Do new methods always have to be validated extensively using worst-case conditions?

It is not always necessary to conduct extensive validations of new methods if they have already been validated in many other TS and there is published literature that demonstrates that the prior validations have been sound and followed validation guidelines. For example, sometimes TS may perform installation and performance qualifications on diagnostic instruments, while omitting an operational qualification.

For example, BSCH guidelines ( #7.2)1 specify that if a laboratory can satisfy itself that sufficient evaluation of a new system has already been carried out in laboratories with a routine environment similar to its own, then validation testing can be done that consists of parallel testing of one week's routine samples. Similarly, Quinley2 allows that an operational qualification may not always be required.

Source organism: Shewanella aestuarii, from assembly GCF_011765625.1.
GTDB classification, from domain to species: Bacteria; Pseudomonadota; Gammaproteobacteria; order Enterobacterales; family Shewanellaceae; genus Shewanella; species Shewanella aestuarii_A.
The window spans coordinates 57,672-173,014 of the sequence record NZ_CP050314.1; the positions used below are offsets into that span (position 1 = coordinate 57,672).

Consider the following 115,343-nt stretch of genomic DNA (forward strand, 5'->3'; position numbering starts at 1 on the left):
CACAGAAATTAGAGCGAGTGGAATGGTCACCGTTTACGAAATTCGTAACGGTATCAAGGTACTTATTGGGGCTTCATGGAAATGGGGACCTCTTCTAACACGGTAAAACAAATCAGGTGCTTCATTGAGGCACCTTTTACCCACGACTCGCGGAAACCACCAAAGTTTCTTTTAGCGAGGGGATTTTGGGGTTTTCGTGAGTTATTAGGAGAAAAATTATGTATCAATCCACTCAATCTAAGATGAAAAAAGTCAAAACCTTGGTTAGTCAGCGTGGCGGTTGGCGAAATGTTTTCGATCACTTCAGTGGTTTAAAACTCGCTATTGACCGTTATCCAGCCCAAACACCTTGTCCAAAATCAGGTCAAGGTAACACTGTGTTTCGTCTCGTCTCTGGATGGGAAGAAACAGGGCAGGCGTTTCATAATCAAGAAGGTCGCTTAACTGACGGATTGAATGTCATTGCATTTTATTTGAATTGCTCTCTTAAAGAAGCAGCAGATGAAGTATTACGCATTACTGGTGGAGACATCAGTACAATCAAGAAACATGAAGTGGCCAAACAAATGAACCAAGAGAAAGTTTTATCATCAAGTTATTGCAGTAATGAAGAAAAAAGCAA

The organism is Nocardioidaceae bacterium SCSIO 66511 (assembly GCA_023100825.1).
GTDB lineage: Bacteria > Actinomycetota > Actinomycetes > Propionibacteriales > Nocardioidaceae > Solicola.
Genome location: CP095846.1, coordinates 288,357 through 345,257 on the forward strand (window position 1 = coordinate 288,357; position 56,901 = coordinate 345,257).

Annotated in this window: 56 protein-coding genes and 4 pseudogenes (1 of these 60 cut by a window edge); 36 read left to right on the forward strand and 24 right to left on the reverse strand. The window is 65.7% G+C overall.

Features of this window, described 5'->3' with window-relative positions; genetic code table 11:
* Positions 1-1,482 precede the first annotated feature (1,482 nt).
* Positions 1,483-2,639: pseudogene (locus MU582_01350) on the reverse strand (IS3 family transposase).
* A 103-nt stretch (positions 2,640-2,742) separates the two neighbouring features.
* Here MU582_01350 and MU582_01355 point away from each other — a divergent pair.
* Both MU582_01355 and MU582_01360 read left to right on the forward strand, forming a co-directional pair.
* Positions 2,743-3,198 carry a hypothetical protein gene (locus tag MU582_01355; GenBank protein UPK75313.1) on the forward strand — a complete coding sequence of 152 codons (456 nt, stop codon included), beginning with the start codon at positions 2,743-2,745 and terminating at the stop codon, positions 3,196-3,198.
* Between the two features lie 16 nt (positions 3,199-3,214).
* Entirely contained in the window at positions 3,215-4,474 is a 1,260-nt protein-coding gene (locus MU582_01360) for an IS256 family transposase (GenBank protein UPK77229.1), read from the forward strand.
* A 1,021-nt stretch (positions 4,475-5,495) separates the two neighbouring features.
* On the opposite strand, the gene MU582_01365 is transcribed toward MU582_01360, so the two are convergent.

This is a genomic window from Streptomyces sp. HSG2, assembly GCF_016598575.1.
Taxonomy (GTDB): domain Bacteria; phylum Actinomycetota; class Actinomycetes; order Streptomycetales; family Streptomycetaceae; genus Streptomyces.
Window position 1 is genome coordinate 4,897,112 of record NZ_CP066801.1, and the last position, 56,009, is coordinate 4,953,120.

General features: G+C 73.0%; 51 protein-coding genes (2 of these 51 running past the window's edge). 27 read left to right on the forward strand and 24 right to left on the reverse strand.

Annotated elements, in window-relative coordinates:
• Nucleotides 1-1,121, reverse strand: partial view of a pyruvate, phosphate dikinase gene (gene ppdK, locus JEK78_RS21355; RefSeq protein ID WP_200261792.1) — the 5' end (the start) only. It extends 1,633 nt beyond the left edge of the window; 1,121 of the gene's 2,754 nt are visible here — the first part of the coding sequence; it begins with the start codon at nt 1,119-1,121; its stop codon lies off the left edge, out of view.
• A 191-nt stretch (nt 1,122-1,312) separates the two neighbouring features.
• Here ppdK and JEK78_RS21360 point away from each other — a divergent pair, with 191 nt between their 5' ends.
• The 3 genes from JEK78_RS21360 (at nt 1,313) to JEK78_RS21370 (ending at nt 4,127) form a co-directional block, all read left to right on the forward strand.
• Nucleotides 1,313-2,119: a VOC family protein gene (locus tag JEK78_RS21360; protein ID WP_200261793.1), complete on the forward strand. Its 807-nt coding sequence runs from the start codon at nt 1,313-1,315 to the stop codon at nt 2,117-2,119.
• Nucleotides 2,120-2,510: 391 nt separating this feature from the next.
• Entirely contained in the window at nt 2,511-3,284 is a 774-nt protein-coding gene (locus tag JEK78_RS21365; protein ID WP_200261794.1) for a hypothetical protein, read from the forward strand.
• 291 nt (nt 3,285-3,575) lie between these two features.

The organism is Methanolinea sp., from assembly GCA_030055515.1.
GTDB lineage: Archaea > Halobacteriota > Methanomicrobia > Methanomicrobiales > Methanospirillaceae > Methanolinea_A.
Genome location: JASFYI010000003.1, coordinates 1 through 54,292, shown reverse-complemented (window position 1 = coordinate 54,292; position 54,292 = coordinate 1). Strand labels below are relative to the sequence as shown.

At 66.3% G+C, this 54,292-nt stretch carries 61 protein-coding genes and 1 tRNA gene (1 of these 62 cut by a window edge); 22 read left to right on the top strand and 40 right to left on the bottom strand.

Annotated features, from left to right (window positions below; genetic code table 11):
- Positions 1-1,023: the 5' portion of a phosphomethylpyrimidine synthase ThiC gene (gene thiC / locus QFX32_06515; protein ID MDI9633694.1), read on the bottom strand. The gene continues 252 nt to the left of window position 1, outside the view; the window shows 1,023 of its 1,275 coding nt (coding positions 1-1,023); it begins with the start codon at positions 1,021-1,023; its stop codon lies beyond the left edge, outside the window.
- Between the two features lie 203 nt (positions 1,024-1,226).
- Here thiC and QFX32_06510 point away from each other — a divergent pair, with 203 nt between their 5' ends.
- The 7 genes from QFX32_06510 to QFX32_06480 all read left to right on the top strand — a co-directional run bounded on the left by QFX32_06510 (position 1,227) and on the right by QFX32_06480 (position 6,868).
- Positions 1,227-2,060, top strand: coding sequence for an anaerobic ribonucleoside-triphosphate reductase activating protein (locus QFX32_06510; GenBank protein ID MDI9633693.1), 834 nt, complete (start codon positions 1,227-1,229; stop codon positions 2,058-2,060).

Always consult standards and guidelines applicable to your country and ask regulators questions ahead of time, if possible. When in doubt it is always safest to perform a full validation.

1. Recommendations for evaluation, validation and implementation of new techniques for blood grouping, antibody screening and crossmatching. Transfus Med1995; 5:145-50.

2. Quinley E. Process validation: Will it ever be "no big deal"? Transfusion Diagnostics Update (Ortho-Clinical Diagnostics & Chiron), Sept. 1999:4-5.